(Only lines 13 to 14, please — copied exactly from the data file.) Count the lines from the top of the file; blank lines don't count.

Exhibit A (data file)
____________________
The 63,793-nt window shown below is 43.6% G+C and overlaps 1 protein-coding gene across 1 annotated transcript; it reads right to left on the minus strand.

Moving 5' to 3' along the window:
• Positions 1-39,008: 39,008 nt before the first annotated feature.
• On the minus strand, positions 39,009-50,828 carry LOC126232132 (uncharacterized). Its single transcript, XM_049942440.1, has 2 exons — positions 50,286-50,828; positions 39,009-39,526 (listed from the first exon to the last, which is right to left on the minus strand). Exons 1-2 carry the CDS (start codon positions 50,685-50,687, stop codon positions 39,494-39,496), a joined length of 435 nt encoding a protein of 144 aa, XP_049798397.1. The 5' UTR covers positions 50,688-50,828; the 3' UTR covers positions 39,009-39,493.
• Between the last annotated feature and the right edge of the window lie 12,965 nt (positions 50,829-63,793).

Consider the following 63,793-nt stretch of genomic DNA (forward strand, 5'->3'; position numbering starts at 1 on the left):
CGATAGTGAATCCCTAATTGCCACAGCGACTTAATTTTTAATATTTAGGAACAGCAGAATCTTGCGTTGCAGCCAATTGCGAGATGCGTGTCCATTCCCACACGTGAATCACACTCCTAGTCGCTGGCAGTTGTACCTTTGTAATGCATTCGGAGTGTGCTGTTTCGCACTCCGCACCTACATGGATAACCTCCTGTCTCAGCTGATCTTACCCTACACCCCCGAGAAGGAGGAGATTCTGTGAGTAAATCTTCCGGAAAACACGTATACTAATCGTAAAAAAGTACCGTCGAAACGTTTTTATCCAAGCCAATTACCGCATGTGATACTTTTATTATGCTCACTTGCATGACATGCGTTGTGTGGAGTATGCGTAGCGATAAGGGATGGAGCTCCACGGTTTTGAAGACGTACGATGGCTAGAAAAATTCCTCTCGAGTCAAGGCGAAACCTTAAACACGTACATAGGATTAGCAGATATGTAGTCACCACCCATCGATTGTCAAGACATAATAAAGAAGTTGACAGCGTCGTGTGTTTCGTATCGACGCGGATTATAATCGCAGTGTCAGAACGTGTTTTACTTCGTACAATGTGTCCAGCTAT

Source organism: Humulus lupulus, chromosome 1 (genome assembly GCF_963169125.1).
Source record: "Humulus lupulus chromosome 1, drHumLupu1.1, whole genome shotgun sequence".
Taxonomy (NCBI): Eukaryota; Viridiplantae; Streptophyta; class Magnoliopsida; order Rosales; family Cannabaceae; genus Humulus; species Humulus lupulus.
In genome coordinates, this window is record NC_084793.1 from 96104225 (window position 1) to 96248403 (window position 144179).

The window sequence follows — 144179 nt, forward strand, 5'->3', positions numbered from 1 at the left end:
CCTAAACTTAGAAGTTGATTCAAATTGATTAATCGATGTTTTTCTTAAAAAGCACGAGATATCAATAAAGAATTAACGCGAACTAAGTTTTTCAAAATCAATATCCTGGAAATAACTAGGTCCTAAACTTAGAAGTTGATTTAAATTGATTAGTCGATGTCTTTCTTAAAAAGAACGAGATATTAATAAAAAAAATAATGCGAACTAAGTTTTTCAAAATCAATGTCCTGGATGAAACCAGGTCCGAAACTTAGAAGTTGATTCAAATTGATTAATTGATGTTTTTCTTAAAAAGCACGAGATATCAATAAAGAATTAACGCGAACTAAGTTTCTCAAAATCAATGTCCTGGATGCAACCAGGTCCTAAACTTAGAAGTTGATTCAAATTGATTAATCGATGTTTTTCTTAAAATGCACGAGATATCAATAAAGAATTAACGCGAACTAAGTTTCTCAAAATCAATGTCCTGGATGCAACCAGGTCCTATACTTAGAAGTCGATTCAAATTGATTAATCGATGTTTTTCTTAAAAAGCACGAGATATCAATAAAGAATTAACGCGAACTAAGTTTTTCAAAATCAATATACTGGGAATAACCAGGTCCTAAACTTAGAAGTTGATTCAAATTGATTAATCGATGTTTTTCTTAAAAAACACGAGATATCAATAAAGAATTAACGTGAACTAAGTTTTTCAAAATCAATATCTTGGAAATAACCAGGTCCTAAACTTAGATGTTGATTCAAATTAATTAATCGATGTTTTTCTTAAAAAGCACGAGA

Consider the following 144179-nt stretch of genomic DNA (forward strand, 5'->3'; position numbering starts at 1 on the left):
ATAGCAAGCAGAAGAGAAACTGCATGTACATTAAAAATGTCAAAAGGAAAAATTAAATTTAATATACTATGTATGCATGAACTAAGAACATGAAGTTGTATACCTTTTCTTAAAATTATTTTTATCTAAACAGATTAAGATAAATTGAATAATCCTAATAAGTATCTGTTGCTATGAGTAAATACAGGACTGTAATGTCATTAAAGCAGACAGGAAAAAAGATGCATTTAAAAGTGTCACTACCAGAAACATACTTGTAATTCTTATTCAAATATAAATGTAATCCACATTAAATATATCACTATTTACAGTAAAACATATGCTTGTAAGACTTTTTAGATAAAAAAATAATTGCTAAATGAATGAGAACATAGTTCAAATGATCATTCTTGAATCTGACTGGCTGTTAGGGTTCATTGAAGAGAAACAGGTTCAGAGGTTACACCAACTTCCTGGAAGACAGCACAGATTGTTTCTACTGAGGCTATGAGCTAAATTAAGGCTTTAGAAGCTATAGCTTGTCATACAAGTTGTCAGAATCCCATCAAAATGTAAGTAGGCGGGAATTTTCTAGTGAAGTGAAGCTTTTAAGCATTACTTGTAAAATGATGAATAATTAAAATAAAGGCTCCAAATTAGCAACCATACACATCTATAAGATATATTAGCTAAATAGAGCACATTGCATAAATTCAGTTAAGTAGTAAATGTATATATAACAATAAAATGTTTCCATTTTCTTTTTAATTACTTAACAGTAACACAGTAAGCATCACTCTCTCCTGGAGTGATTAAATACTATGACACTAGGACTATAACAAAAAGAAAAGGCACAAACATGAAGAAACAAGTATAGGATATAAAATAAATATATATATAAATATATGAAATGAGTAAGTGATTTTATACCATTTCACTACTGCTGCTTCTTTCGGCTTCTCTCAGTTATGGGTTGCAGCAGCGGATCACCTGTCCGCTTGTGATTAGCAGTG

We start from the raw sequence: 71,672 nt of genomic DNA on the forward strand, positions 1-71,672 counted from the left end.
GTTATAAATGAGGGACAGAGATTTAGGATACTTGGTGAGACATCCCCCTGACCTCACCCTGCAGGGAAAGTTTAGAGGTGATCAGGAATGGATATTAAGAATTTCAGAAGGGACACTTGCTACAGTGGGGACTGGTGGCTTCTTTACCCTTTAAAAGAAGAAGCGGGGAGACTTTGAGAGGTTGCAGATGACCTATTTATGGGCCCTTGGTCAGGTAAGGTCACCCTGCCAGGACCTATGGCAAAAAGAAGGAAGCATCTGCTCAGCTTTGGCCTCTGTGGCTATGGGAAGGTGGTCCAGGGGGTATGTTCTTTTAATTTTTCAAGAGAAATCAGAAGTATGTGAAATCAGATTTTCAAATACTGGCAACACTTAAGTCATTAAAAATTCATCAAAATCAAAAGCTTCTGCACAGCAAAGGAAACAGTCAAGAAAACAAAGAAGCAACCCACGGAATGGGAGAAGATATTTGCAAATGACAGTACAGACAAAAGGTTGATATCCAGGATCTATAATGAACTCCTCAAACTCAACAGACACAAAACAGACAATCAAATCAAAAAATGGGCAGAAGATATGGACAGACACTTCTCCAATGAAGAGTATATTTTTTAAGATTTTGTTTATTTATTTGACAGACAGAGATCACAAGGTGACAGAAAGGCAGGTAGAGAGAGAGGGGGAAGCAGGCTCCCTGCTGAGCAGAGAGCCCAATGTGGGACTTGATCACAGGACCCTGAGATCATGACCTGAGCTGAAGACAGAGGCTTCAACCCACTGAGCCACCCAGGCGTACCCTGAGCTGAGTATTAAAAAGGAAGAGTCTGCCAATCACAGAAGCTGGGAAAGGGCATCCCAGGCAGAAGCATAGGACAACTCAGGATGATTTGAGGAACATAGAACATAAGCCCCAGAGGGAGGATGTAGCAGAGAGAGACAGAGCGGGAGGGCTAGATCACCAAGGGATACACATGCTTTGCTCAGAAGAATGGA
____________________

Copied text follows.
CCTAAACTTAGAAGTTGATTCAAATTGATTAATCGATGTTTTTCTTAAAAAGCACGAGATATCAATAAAGAATTAACGCGAACTAAGTTTTTCAAAATCAATATCCTGGAAATAACTAGGTCCTAAACTTAGAAGTTGATTTAAATTGATTAGTCGATGTCTTTCTTAAAAAGAACGAGATATTAATAAAAAAAATAATGCGAACTAAGTTTTTCAAAATCAATGTCCTGGATGAAACCAGGTCCGAAACTTAGAAGTTGATTCAAATTGATTAATTGATGTTTTTCTTAAAAAGCACGAGATATCAATAAAGAATTAACGCGAACTAAGTTTCTCAAAATCAATGTCCTGGATGCAACCAGGTCCTAAACTTAGAAGTTGATTCAAATTGATTAATCGATGTTTTTCTTAAAATGCACGAGATATCAATAAAGAATTAACGCGAACTAAGTTTCTCAAAATCAATGTCCTGGATGCAACCAGGTCCTATACTTAGAAGTCGATTCAAATTGATTAATCGATGTTTTTCTTAAAAAGCACGAGATATCAATAAAGAATTAACGCGAACTAAGTTTTTCAAAATCAATATACTGGGAATAACCAGGTCCTAAACTTAGAAGTTGATTCAAATTGATTAATCGATGTTTTTCTTAAAAAACACGAGATATCAATAAAGAATTAACGTGAACTAAGTTTTTCAAAATCAATATCTTGGAAATAACCAGGTCCTAAACTTAGATGTTGATTCAAATTAATTAATCGATGTTTTTCTTAAAAAGCACGAGA

Consider the following 144179-nt stretch of genomic DNA (forward strand, 5'->3'; position numbering starts at 1 on the left):